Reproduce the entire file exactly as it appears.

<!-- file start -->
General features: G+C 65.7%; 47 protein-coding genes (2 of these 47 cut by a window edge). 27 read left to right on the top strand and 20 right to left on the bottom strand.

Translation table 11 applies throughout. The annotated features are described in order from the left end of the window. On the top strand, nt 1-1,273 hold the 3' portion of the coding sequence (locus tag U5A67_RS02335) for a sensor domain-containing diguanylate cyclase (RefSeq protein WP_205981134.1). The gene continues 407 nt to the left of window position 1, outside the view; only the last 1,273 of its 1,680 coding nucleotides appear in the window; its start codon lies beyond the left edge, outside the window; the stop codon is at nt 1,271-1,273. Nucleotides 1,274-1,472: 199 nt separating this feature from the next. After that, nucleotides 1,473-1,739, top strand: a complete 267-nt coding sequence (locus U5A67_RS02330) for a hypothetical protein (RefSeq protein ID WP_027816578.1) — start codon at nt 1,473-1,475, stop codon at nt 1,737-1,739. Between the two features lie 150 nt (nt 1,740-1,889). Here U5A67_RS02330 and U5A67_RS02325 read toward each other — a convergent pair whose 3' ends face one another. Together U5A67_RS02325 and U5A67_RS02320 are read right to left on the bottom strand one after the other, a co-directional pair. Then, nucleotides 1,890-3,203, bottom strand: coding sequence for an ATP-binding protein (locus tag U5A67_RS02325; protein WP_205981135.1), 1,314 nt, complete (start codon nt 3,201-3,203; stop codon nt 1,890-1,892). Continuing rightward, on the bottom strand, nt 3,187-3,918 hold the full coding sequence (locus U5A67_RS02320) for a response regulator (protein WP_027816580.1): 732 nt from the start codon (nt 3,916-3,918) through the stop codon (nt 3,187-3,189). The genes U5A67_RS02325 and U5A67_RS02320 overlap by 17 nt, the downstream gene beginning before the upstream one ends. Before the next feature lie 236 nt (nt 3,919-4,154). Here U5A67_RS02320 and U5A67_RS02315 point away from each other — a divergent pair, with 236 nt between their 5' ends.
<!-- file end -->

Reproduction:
General features: G+C 65.7%; 47 protein-coding genes (2 of these 47 cut by a window edge). 27 read left to right on the top strand and 20 right to left on the bottom strand.

Translation table 11 applies throughout. The annotated features are described in order from the left end of the window. On the top strand, nt 1-1,273 hold the 3' portion of the coding sequence (locus tag U5A67_RS02335) for a sensor domain-containing diguanylate cyclase (RefSeq protein WP_205981134.1). The gene continues 407 nt to the left of window position 1, outside the view; only the last 1,273 of its 1,680 coding nucleotides appear in the window; its start codon lies beyond the left edge, outside the window; the stop codon is at nt 1,271-1,273. Nucleotides 1,274-1,472: 199 nt separating this feature from the next. After that, nucleotides 1,473-1,739, top strand: a complete 267-nt coding sequence (locus U5A67_RS02330) for a hypothetical protein (RefSeq protein ID WP_027816578.1) — start codon at nt 1,473-1,475, stop codon at nt 1,737-1,739. Between the two features lie 150 nt (nt 1,740-1,889). Here U5A67_RS02330 and U5A67_RS02325 read toward each other — a convergent pair whose 3' ends face one another. Together U5A67_RS02325 and U5A67_RS02320 are read right to left on the bottom strand one after the other, a co-directional pair. Then, nucleotides 1,890-3,203, bottom strand: coding sequence for an ATP-binding protein (locus tag U5A67_RS02325; protein WP_205981135.1), 1,314 nt, complete (start codon nt 3,201-3,203; stop codon nt 1,890-1,892). Continuing rightward, on the bottom strand, nt 3,187-3,918 hold the full coding sequence (locus U5A67_RS02320) for a response regulator (protein WP_027816580.1): 732 nt from the start codon (nt 3,916-3,918) through the stop codon (nt 3,187-3,189). The genes U5A67_RS02325 and U5A67_RS02320 overlap by 17 nt, the downstream gene beginning before the upstream one ends. Before the next feature lie 236 nt (nt 3,919-4,154). Here U5A67_RS02320 and U5A67_RS02315 point away from each other — a divergent pair, with 236 nt between their 5' ends.